Categories: Training

Training Load | Let’s Talk Polar

September 29, 2017

Show of hands: how many of us have at some point held a training diary?

The need to track and monitor workouts is often prompted by an event that we’re systematically training for – our very first marathon, a long cross-country skiing event, or a multi-day hiking trip in high altitudes.

Suddenly, we feel like we need more than just our general, loosely planned and executed weekly rhythm of roughly two cardio workouts, two strength training sessions, and one stretching class.

Suddenly, we feel like we need more than just our general, loosely planned and executed weekly rhythm of roughly two cardio workouts, two strength training sessions, and one stretching class.

We realize that in order to be ready for the ambitious goal that lies weeks, or sometimes months, ahead, we need a game plan (such as the Polar Running Program).

To improve our performance, we need to progressively increase the volume and intensity of our training, and also monitor our progress to make sure we’re gradually getting fitter and more ready for The Big Day.

The tricky part about training diaries isn’t just the “paperwork” and the slightly complicated tracking system, which leads the mathematically inclined visual learners among us to draw convoluted charts and diagrams in an attempt to see where we are in the training process. The really hard part is knowing when to deviate from our finely crafted plan.

Even more important than making a great training plan is to know how and when to adjust the training based on where your body really is on any given day.

Even more important than making a great training plan is to know how and when to adjust the training based on where your body really is on any given day. If the plan says it’s Speedwork Day, but your legs hurt just thinking about exercise, surely the smartest thing isn’t to force yourself on the track?

Or what about the time when you’ve injured a body part which prevents you from training your specific sport, but doesn’t stop you from doing something comparable? How do you know if the duration and intensity of your substitute session was adequate?

If your achilles tendon stops you from going on the two-hour long weekend run which aims at preparing you for the marathon in a month, how can you tell if your exercise bike ride was demanding enough?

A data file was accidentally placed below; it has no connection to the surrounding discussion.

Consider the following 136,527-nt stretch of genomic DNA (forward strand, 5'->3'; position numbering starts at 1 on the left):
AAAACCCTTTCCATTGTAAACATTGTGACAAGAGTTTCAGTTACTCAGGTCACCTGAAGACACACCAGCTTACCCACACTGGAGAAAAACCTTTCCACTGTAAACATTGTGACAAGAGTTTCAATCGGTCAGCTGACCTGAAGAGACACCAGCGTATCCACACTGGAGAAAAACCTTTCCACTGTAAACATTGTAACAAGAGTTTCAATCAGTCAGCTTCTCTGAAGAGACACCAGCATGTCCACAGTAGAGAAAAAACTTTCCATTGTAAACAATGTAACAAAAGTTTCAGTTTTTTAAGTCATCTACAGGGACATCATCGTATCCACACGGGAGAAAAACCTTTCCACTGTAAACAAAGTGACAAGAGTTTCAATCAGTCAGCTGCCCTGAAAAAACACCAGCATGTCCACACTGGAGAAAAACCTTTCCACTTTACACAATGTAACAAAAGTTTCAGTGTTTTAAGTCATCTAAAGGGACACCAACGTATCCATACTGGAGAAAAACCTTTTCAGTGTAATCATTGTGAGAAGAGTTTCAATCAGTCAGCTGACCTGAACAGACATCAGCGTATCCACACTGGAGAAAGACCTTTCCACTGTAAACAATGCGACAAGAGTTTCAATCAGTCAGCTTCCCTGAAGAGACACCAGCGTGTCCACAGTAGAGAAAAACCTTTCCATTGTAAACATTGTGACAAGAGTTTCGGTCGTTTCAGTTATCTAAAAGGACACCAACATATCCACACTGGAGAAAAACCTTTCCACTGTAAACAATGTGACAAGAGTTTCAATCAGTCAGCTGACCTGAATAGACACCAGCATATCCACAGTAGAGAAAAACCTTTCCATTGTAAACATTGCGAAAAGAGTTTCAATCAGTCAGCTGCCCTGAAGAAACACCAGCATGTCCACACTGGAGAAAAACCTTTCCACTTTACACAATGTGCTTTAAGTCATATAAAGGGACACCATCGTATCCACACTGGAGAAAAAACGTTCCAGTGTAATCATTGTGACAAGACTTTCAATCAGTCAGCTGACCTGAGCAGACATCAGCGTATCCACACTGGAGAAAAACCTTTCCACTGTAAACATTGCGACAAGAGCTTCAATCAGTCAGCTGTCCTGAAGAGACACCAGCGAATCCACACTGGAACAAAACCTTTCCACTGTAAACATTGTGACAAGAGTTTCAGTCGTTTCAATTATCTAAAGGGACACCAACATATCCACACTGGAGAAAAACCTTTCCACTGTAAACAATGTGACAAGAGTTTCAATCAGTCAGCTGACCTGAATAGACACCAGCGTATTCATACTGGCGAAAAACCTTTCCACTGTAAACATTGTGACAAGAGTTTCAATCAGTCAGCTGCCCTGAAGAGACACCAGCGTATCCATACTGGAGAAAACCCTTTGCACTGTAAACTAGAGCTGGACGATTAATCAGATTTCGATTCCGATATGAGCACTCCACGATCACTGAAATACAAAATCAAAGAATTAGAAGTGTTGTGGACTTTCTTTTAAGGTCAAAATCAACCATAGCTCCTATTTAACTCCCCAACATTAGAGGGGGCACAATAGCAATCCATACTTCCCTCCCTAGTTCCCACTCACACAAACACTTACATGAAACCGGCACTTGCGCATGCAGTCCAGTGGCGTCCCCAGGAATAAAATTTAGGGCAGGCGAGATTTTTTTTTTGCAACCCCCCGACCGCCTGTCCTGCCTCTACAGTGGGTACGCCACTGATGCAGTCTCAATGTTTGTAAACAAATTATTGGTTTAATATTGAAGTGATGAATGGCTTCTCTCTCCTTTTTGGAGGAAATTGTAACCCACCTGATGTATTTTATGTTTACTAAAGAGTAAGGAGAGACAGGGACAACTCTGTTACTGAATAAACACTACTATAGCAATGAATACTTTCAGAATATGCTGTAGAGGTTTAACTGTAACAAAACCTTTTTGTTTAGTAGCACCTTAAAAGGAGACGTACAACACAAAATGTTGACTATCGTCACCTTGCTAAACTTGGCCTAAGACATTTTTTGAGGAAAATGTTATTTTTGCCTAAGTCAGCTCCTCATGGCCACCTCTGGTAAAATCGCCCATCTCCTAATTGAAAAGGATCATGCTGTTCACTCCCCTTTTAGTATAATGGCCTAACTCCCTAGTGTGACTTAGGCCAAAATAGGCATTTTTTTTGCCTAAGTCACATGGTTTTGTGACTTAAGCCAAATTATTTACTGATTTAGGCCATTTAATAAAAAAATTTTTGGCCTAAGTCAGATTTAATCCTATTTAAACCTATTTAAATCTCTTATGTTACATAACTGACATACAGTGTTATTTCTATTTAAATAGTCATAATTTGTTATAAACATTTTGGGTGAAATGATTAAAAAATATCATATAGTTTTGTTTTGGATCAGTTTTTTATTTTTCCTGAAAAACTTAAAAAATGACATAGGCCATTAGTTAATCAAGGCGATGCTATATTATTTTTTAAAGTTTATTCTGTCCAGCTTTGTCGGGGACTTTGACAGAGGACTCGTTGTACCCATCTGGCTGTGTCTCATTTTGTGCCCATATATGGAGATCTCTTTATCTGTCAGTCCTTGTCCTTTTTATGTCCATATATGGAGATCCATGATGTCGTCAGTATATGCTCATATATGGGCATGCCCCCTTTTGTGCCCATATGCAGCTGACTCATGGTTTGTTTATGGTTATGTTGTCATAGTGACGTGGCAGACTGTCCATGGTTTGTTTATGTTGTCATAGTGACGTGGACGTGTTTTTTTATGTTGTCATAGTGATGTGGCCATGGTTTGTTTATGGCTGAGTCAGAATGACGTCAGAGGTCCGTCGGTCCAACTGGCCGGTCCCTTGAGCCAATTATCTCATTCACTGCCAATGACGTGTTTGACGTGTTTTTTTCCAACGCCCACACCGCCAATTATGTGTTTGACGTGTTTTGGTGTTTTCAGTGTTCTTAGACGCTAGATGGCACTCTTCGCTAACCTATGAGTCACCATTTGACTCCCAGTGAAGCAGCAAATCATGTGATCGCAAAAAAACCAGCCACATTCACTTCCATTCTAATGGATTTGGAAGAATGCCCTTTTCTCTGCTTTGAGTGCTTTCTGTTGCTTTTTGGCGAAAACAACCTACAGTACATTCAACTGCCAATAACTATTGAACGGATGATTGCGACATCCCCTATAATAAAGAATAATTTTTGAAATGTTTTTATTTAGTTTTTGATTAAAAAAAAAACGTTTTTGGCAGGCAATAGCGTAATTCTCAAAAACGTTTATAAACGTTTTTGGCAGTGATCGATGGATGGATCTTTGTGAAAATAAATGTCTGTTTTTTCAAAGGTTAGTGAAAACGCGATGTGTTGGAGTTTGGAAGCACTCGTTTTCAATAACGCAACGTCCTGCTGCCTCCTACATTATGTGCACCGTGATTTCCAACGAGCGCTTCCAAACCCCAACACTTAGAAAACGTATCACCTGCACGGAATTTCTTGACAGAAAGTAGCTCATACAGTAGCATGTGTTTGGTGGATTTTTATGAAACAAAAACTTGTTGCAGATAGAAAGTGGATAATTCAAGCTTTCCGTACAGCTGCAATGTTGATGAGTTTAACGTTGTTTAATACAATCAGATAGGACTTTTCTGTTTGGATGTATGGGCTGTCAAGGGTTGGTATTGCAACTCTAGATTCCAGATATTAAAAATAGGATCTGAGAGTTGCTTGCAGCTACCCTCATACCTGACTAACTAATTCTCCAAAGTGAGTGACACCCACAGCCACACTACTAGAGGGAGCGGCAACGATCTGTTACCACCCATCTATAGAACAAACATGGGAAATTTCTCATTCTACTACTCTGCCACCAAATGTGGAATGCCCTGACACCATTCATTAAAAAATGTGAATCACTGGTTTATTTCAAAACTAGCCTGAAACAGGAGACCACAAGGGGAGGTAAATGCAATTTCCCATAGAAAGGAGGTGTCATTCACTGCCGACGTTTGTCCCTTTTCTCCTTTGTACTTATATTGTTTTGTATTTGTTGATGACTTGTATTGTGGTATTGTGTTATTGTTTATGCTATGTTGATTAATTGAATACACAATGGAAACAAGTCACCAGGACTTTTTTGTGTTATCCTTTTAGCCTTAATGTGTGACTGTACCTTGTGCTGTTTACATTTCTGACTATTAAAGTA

Enter Training Load

Wouldn’t it be great if you could compare two completely different training sessions?

Training Load, a in-built feature on Polar V800 and Polar M430, for example, helps you quantify your training. It monitors your training load from each training session, helps you recognize your personal limits and adjust the intensity and duration of your workouts. Training Load also shows you how the training you do affects your body.

With Training Load you can compare the loads of different workouts, so that if you do end up having to replace your original workout with something else, you’ll know if you got the results you were aiming for.

With Training Load you can compare the loads of different workouts, so that if you do end up having to replace your original workout with something else, you’ll know if you got the results you were aiming for.

For example, Training Load makes the effort of a short, high-intensity session comparable to that of a long, low-intensity one. So, on the days when you just don’t have the hours to spare, you can see how your shorter training session compares to your planned longer one. Polar Flow gives you textual feedback on the load of each session and shows you the load on a scale of 1 to 5.

To help you further compare two different sessions, Polar Flow converts your training load into an approximate recovery time estimation.

Monitor your progress

Another key benefit of the Training Load feature is that it displays your development. As the weeks go by and you tick off runs from your Running Program, you notice your fitness improve.

Suddenly, the exact same workout, like your regular 10k jog on the trail, feels easier than it did at the beginning. Training Load notices this, too, and because the workout now creates less training load compared to what it did earlier, Polar Flow tells you that you’ll recover faster and are ready to go again sooner.

How does it work?

Training Load is calculated based on your heart rate and the consumption of critical energy sources (carbohydrates and proteins) during exercise. It gives you feedback on the strenuousness of a single training session.

Training Load also adds in a sport-specific factor to improve the calculation accuracy.

Since our heart rates aren’t fully indicative of the muscle fatigue our bodies experience, though, Training Load also adds in a sport-specific factor to improve the calculation accuracy.

If you’re training without heart rate (read: you forgot your HR sensor), your training load is estimated from your arm movements. Finally, the calculations are affected by the user’s personal information, such as age, sex, weight, VO2max, and training history.

The bottom line

Training Load is great tool in determining the intensity of a training session and making different training sessions comparable.

It’s particularly useful in endurance training, so if you’re into endurance sports, Training Load will really help you follow the intensity of your training and estimate the time you need for recovery.

 

This post is one of our Let’s Talk Polar articles. Be prepared to dig deep (and this time we really mean deep) into the world of heart rate, sports and science with topics like heart rate variability and recovery.